I had no intention of making a series of A Child from Holland posts, but Foster Abba asked me an important question- "Then what happened?"- and I realized I had more to say. So here we go. As in other posts, all names that are not mine are pseudonyms.
This is something that's been brewing in the back of my mind for a few days... friendship and love... I went to a small, denominational school until I was 13. There were social pros and cons to that- I had most of the same people in my classes from Kindergarten on up, so they knew me and my walker and my Holland wooden shoes and crazy walking. They knew other things too, though, like how I had bathroom accidents and sometimes got extra "attention" in the classroom from a paraprofessional, which, as we all entered the general insanity of adolescence, just gave the kind of kids who collect ammunition new and different weapons to use against me. I'm not saying I was their only target, I was different, a sickly member of the herd worth turning on, but intellectually I was their peer, and I was supposed to "just" have CP.- Unlike the English Language Learner who was another tortured member of the class I *knew* what they were saying and doing to me, and unlike the student who had the mysterious diagnosis of "Behavioural" I didn't melt down and run from the classroom to escape. (There were days I wished I could.)
All of that is just to say that changing schools at 13 was good for me. I met new people and reinvented myself a little...including buying 5 identical pairs of pants so no one would ever know if I had to change in the middle of the day. And it worked for awhile..until one day, at 14, I was taken aside by my paraprofessional.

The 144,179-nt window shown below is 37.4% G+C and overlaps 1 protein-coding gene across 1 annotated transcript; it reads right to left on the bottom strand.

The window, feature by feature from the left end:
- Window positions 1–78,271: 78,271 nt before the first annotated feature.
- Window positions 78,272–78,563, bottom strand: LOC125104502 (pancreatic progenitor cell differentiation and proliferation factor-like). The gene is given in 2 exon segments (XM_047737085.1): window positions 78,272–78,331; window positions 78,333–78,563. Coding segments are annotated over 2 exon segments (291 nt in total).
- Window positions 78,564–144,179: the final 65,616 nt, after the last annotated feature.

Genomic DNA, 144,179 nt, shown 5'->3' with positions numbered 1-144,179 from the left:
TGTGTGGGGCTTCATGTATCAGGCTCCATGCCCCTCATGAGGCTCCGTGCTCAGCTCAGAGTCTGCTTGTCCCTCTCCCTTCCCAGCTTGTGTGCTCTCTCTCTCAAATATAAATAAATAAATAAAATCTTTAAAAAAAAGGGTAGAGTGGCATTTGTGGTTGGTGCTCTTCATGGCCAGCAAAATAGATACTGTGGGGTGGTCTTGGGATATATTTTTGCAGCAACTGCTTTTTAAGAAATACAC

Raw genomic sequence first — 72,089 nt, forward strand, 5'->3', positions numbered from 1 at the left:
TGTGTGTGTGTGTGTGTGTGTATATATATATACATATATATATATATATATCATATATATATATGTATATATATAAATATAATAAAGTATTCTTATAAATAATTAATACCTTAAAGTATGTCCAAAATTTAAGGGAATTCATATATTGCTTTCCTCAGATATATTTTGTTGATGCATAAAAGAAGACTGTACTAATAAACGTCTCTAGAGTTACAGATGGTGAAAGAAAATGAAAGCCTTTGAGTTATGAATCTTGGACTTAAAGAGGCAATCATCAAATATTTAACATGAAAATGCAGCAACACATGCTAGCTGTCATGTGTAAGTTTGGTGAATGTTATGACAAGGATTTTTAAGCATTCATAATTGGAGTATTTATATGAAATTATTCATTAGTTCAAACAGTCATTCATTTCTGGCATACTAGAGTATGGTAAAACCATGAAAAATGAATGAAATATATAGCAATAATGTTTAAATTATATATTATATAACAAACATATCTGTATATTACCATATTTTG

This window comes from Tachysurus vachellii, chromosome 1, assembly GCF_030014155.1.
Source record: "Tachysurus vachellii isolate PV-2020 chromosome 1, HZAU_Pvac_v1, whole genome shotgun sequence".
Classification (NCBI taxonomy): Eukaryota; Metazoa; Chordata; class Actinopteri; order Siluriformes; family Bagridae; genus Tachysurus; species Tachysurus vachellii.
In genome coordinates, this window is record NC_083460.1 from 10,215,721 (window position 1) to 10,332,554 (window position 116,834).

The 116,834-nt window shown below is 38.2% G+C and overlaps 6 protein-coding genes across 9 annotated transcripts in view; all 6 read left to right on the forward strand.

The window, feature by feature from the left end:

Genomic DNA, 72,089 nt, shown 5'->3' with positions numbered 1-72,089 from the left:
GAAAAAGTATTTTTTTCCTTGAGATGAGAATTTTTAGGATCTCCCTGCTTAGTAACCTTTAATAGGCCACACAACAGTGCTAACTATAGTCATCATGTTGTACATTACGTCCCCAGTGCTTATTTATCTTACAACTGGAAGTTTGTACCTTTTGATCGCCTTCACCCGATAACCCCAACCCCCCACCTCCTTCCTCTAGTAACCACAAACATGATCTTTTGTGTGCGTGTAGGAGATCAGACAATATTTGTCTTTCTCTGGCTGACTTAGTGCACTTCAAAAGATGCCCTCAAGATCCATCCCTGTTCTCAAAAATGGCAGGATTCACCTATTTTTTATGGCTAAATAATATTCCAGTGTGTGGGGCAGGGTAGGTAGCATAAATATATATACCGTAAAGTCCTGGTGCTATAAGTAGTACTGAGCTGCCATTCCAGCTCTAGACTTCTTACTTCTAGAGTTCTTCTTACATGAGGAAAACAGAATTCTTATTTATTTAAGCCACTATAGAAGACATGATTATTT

"Who walked you to class yesterday, Ashley?"
"Um...Annie." Annie had become a very close friend the year before, and our madcap, giggling dashes to class were commonplace, her pushing my wheelchair through the throng while I balanced a precarious tower of books and binders on my lap- hers and mine, usually 6 or 7 books in total and the corresponding binders. It had seemed a good system- my Individual Student Support Plan (my province's name for an IEP) termed it "Self Directed Peer Support." My paraprofessional was still available, but usually we left her in our wake, planning lunch or the upcoming weekend as I peered for obstacles around the teetering pile of books.
"Well, that won't be happening anymore."
"Why?" I looked around- Annie hadn't arrived in the classroom yet, and, already prone to anxiety, I began to think the worst.
"Her mother called the school yesterday and demanded to know why it was Annie's responsibility to push your chair. I have to do it now, I'm sorry. I'll see you at 9." She slipped out, a nice enough woman who I liked okay, just as Annie found her way in and took the desk next to mine.
"You could've told me!" I burst out.
"I didn't know." Annie promised, looking right at me. "Mom took me to the doctor yesterday and he asked about my screwy thumb." Annie's thumb had been broken years before and had healed strangely. It didn't hurt her, but the doctors were trying some strange things with bracing that made no sense to either of us. "He said it still isn't straightening, and asked me if there was anything strenuous I was doing. I said no, but Mom started freaking out about my pushing your chair. The doctor said it probably made no difference, but she told me today she'd called the school, I'm so sorry."
Little did I know this was essentially the end of Annie and me. Her mother had decided, plain and simple, that I was a burden. That her daughter wasn't "getting anything" out of our friendship and was being taken advantage of. As a result, Annie was no longer allowed to visit my home on the weekends or to talk on the phone. She kept assuring me- and I believe she meant it- that I had done nothing wrong, but no teenage girls' friendship can flourish without girls nights and telephone conversations...and our days of giggling in the madness of the halls were over- Once again I was picked up by my adult parapro 5 minutes before each class ended and deposited in the next one. Annie tried to accompany us, but it wasn't allowed. I was "the different one" again...